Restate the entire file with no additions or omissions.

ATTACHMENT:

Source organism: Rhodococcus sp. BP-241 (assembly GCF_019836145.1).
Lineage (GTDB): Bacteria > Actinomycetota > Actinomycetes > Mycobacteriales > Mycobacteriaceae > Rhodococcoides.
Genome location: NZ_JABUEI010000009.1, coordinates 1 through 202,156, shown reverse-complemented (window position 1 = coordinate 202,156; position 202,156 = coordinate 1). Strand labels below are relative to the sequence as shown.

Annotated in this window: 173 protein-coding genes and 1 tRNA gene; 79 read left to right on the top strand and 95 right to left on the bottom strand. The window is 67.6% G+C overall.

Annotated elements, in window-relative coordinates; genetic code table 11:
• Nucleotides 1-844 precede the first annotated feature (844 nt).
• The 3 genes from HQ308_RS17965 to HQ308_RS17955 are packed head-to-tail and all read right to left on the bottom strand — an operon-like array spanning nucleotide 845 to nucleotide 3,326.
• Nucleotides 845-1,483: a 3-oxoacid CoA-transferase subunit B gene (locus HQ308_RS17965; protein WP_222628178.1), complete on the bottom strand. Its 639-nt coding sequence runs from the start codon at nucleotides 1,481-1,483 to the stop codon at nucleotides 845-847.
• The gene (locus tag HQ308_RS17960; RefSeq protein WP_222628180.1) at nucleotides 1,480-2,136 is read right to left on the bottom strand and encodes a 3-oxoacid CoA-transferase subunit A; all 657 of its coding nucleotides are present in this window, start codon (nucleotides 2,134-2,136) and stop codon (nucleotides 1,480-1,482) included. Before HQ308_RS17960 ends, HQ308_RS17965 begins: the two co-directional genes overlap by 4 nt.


Source organism: Rhodococcus sp. BP-241 (assembly GCF_019836145.1).
Lineage (GTDB): Bacteria > Actinomycetota > Actinomycetes > Mycobacteriales > Mycobacteriaceae > Rhodococcoides.
Genome location: NZ_JABUEI010000009.1, coordinates 1 through 202,156, shown reverse-complemented (window position 1 = coordinate 202,156; position 202,156 = coordinate 1). Strand labels below are relative to the sequence as shown.

Annotated in this window: 173 protein-coding genes and 1 tRNA gene; 79 read left to right on the top strand and 95 right to left on the bottom strand. The window is 67.6% G+C overall.

Annotated elements, in window-relative coordinates; genetic code table 11:
• Nucleotides 1-844 precede the first annotated feature (844 nt).
• The 3 genes from HQ308_RS17965 to HQ308_RS17955 are packed head-to-tail and all read right to left on the bottom strand — an operon-like array spanning nucleotide 845 to nucleotide 3,326.
• Nucleotides 845-1,483: a 3-oxoacid CoA-transferase subunit B gene (locus HQ308_RS17965; protein WP_222628178.1), complete on the bottom strand. Its 639-nt coding sequence runs from the start codon at nucleotides 1,481-1,483 to the stop codon at nucleotides 845-847.
• The gene (locus tag HQ308_RS17960; RefSeq protein WP_222628180.1) at nucleotides 1,480-2,136 is read right to left on the bottom strand and encodes a 3-oxoacid CoA-transferase subunit A; all 657 of its coding nucleotides are present in this window, start codon (nucleotides 2,134-2,136) and stop codon (nucleotides 1,480-1,482) included. Before HQ308_RS17960 ends, HQ308_RS17965 begins: the two co-directional genes overlap by 4 nt.